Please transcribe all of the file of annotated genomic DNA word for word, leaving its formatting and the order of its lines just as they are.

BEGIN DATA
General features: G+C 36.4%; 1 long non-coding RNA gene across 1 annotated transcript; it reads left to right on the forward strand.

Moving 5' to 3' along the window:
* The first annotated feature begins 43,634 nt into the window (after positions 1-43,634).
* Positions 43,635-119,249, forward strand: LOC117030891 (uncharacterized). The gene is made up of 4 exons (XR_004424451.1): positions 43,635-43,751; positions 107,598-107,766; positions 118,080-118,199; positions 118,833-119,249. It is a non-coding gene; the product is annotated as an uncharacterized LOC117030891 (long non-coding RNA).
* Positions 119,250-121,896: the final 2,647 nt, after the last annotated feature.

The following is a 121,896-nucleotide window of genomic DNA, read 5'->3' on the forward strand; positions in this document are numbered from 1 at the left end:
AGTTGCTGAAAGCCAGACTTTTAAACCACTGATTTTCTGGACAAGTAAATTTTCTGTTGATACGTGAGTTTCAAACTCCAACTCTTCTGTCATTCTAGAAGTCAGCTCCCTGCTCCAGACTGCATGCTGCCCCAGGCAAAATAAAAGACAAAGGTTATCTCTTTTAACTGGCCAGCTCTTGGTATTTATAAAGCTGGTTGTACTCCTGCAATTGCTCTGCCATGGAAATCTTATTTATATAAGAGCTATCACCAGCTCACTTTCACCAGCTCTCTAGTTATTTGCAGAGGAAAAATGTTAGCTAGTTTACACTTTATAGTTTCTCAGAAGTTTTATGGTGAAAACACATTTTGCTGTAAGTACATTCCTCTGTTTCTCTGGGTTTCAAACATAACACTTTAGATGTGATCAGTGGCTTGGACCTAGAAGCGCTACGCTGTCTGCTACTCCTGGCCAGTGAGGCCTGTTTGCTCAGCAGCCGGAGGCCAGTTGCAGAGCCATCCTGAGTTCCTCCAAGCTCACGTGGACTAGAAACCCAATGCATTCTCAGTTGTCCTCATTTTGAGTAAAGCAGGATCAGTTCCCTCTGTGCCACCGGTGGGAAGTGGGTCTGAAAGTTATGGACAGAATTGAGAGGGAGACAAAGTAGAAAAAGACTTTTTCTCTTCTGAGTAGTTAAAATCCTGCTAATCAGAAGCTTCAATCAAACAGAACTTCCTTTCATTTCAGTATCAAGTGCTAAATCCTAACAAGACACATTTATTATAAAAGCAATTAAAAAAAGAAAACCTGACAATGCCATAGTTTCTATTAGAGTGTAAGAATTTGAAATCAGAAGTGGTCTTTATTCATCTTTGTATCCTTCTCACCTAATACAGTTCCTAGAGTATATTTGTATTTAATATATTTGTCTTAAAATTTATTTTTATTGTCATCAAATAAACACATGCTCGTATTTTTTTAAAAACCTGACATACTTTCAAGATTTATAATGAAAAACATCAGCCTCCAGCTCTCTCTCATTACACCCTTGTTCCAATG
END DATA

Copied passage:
General features: G+C 36.4%; 1 long non-coding RNA gene across 1 annotated transcript; it reads left to right on the forward strand.

Moving 5' to 3' along the window:
* The first annotated feature begins 43,634 nt into the window (after positions 1-43,634).
* Positions 43,635-119,249, forward strand: LOC117030891 (uncharacterized). The gene is made up of 4 exons (XR_004424451.1): positions 43,635-43,751; positions 107,598-107,766; positions 118,080-118,199; positions 118,833-119,249. It is a non-coding gene; the product is annotated as an uncharacterized LOC117030891 (long non-coding RNA).
* Positions 119,250-121,896: the final 2,647 nt, after the last annotated feature.

The following is a 121,896-nucleotide window of genomic DNA, read 5'->3' on the forward strand; positions in this document are numbered from 1 at the left end:
AGTTGCTGAAAGCCAGACTTTTAAACCACTGATTTTCTGGACAAGTAAATTTTCTGTTGATACGTGAGTTTCAAACTCCAACTCTTCTGTCATTCTAGAAGTCAGCTCCCTGCTCCAGACTGCATGCTGCCCCAGGCAAAATAAAAGACAAAGGTTATCTCTTTTAACTGGCCAGCTCTTGGTATTTATAAAGCTGGTTGTACTCCTGCAATTGCTCTGCCATGGAAATCTTATTTATATAAGAGCTATCACCAGCTCACTTTCACCAGCTCTCTAGTTATTTGCAGAGGAAAAATGTTAGCTAGTTTACACTTTATAGTTTCTCAGAAGTTTTATGGTGAAAACACATTTTGCTGTAAGTACATTCCTCTGTTTCTCTGGGTTTCAAACATAACACTTTAGATGTGATCAGTGGCTTGGACCTAGAAGCGCTACGCTGTCTGCTACTCCTGGCCAGTGAGGCCTGTTTGCTCAGCAGCCGGAGGCCAGTTGCAGAGCCATCCTGAGTTCCTCCAAGCTCACGTGGACTAGAAACCCAATGCATTCTCAGTTGTCCTCATTTTGAGTAAAGCAGGATCAGTTCCCTCTGTGCCACCGGTGGGAAGTGGGTCTGAAAGTTATGGACAGAATTGAGAGGGAGACAAAGTAGAAAAAGACTTTTTCTCTTCTGAGTAGTTAAAATCCTGCTAATCAGAAGCTTCAATCAAACAGAACTTCCTTTCATTTCAGTATCAAGTGCTAAATCCTAACAAGACACATTTATTATAAAAGCAATTAAAAAAAGAAAACCTGACAATGCCATAGTTTCTATTAGAGTGTAAGAATTTGAAATCAGAAGTGGTCTTTATTCATCTTTGTATCCTTCTCACCTAATACAGTTCCTAGAGTATATTTGTATTTAATATATTTGTCTTAAAATTTATTTTTATTGTCATCAAATAAACACATGCTCGTATTTTTTTAAAAACCTGACATACTTTCAAGATTTATAATGAAAAACATCAGCCTCCAGCTCTCTCTCATTACACCCTTGTTCCAATG